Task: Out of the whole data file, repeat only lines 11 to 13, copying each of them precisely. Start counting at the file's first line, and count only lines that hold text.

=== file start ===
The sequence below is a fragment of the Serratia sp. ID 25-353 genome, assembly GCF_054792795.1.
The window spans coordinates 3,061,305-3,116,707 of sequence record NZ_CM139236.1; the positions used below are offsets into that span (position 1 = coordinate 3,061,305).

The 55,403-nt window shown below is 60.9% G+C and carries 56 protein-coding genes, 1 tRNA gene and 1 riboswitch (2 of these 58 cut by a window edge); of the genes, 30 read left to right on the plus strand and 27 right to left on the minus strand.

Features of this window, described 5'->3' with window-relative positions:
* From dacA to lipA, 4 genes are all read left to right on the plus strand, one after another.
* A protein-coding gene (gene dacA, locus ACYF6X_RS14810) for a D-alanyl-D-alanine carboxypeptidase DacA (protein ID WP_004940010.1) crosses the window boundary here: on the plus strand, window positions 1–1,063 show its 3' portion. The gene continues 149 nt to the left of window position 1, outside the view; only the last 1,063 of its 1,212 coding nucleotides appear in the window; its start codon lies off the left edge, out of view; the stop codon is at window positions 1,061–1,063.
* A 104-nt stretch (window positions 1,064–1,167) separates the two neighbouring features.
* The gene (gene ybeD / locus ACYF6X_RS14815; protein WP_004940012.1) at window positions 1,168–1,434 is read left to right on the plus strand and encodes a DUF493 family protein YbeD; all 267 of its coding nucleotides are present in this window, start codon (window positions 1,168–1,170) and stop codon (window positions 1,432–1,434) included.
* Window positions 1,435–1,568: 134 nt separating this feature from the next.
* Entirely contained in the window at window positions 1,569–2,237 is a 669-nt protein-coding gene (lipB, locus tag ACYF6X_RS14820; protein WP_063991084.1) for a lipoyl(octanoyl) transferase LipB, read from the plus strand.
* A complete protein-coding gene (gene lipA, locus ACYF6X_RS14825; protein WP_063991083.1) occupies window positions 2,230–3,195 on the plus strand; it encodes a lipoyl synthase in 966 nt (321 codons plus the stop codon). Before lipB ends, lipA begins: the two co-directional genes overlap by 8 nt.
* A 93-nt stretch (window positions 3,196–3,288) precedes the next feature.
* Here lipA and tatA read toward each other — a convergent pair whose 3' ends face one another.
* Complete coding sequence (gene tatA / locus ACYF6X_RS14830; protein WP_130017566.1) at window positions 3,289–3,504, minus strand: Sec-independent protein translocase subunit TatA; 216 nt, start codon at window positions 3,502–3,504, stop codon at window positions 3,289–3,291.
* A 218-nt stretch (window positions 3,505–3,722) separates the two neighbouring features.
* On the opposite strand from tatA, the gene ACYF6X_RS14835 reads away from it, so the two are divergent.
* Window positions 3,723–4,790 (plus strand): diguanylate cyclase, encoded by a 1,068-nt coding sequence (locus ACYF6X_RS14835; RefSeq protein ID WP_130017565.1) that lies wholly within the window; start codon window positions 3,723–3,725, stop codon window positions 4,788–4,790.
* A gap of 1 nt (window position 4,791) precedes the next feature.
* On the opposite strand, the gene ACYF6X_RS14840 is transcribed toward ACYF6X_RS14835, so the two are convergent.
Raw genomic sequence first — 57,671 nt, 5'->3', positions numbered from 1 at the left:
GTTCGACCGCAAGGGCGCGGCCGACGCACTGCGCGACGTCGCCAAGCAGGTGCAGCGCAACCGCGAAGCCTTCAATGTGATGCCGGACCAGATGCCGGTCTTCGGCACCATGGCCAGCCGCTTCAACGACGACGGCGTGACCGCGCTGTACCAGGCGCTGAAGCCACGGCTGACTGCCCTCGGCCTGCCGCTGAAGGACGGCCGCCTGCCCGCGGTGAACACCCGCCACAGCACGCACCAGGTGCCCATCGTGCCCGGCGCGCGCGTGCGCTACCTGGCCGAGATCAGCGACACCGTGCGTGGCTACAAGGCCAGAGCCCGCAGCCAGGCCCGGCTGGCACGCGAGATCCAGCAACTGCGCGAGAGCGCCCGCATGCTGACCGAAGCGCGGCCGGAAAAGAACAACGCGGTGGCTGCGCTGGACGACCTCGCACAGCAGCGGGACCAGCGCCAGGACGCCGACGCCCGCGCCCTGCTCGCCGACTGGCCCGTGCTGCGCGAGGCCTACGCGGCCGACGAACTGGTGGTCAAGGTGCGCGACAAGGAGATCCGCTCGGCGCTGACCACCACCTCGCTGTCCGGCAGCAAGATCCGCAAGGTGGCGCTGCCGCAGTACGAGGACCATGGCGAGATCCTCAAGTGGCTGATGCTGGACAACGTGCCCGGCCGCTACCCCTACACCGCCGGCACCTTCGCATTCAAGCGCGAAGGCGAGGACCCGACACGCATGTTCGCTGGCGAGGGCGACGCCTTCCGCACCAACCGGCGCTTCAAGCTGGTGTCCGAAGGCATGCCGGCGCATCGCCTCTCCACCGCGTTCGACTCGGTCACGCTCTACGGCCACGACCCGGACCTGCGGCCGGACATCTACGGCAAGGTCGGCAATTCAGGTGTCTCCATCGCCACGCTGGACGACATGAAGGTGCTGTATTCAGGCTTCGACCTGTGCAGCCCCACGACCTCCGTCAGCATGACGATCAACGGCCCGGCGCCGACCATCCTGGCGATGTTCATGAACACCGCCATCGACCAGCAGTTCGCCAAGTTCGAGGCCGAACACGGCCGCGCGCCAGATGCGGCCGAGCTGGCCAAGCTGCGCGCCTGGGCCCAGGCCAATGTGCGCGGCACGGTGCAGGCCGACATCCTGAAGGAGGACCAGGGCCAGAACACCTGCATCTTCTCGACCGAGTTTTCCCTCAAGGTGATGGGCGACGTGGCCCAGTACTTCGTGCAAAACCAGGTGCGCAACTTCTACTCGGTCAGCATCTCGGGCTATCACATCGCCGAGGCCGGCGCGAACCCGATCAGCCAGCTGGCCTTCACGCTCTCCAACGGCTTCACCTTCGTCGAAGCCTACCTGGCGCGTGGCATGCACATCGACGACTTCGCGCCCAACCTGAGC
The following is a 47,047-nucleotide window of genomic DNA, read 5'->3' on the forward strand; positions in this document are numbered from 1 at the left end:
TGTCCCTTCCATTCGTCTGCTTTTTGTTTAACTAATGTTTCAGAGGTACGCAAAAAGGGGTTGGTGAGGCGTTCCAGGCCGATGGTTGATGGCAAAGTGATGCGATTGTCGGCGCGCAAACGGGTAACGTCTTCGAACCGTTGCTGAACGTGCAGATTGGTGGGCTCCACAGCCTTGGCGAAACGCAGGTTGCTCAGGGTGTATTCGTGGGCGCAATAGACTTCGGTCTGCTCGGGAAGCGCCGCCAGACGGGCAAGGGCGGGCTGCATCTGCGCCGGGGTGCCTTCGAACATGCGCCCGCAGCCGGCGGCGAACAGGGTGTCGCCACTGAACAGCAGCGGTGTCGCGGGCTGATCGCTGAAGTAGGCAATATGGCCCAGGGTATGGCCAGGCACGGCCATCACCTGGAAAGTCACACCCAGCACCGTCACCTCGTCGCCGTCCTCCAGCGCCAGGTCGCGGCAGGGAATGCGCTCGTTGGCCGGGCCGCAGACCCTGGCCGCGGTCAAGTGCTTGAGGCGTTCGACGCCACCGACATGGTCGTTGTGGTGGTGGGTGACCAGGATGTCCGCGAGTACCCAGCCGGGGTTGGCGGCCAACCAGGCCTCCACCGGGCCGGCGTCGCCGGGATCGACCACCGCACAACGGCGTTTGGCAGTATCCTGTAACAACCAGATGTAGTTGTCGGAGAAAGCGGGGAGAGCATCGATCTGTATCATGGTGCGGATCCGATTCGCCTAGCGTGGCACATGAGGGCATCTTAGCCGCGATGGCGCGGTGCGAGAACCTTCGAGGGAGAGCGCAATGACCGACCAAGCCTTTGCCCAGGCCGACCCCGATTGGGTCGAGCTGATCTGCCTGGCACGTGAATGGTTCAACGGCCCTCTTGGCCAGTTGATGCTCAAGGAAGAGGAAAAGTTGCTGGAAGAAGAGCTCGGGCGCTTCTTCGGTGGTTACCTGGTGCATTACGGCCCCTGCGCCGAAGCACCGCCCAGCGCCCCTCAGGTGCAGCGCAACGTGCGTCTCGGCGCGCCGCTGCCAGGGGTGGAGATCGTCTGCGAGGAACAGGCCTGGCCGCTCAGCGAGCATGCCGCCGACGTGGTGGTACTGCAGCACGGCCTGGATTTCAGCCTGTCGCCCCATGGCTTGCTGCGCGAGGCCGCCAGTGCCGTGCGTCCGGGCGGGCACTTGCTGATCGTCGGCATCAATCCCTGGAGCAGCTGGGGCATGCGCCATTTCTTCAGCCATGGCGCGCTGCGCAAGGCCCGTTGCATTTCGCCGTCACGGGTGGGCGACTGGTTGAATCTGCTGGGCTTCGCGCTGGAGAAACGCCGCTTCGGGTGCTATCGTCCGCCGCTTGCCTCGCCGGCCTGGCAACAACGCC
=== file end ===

* A complete protein-coding gene (gene lipA, locus ACYF6X_RS14825; protein WP_063991083.1) occupies window positions 2,230–3,195 on the plus strand; it encodes a lipoyl synthase in 966 nt (321 codons plus the stop codon). Before lipB ends, lipA begins: the two co-directional genes overlap by 8 nt.
* A 93-nt stretch (window positions 3,196–3,288) precedes the next feature.
* Here lipA and tatA read toward each other — a convergent pair whose 3' ends face one another.